Sequencing and denovo assembly of the KHV/Elysian/2019 genome resulted in a 295,161 bp sequence. A total of 288 parsimoniously informative sites were identified among the 20 strains included in the genome alignment. KHV/Elysian/2019 clustered with genomes in the European clade, sharing between 98.74 and 99.16% sequence identity with genomes of the Asian lineage and 99.29–99.60% sequence identity with genomes of the European lineage (Fig. 4). KHV/Elysian/2019 was most identical to KHV-E (ACC no. MG925489) which was isolated from England and first reported by Klafack et al.38. The previously reported 1003 bp sequence containing the thymidine kinase gene obtained from dying carp during a large mortality event in Lake Elysian in 2017 (CyHV-F36, ACC no. MK987089) was identical to that of KHV/Elysian/2019.

Figure 4
figure 4

Midpoint-rooted maximum likelihood phylogeny of publicly available CyHV-3 genomes and KHV/Elysian/2019. The scale bar represents substitutions per site. Genotypes are indicated by vermillion (European) and blue (Asian) boxes.

Susceptibility of carp, fathead minnow and goldfish to a North American strain of CyHV-3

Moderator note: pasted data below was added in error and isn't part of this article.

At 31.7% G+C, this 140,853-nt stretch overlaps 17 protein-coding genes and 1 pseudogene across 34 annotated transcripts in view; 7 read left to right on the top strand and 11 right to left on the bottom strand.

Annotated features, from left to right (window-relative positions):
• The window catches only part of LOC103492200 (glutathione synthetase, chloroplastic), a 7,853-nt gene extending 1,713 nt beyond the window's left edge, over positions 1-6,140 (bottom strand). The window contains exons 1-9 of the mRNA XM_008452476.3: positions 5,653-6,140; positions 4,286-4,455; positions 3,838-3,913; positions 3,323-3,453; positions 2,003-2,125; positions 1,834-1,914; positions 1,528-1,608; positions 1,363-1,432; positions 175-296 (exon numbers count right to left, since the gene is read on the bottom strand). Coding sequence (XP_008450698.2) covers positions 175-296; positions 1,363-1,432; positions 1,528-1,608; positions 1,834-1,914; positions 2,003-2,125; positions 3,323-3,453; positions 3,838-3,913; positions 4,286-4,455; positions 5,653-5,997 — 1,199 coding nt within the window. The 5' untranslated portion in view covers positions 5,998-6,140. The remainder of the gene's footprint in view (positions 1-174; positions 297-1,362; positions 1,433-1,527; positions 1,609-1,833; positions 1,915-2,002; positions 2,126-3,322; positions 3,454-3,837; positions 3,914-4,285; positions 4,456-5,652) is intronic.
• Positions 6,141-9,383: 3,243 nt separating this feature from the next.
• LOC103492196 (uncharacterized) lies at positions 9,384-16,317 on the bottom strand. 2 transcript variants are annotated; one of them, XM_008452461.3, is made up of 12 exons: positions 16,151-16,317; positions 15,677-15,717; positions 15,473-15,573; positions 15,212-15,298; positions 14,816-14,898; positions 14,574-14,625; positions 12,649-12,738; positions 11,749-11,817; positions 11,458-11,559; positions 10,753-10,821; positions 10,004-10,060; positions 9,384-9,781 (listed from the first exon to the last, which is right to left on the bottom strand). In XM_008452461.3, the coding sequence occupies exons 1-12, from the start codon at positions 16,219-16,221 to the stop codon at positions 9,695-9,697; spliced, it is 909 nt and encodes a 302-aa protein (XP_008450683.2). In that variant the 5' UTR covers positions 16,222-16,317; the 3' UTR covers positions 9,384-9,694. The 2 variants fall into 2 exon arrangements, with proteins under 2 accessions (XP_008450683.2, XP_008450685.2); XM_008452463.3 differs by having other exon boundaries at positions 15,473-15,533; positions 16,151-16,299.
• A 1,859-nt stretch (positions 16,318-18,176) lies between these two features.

After 4–6 days post IP injection with CyHV-3-positive tissue obtained from wild carp IP-carp began to show signs of disease. Clinical signs included a lack of response to feed, loss of the mucosal layer, frayed fins, pale and discolored skin, enopthalmia and lethargy (Fig. 3). IP-carp in all experimental tanks died between 9 and 12 days post injection (within 4 days of initiation of the cohabitation trial) (Fig. 5). S-carp in tanks A, B and C began showing similar signs of disease as IP-carp after 6 days (Fig. 3). Between 7 and 12 dpe, disease signs in IP- and S-carp became more pronounced and included lethargy, loss of scales and epidermis, scale pocket edema, enopthalmia and diffuse hemorrhages of the skin. Gill erosions were also observed in some IP-carp and S-carp during necropsy. No external parasites were observed on wet mounts from any individuals from experimental or control tanks.

Figure 5
figure 5

(ac) The cumulative mortality and CyHV-3 log copy number/mL of fishes in experimental cohabitation tanks. IP-carp intraperitoneally injected carp, S-carp cohabitated sentinel carp, FHM fathead minnow, goldfish. “Trial day” indicates days post introduction of IP carp into cohabitation tanks. Points indicating log copy number are jittered to aid in visualization.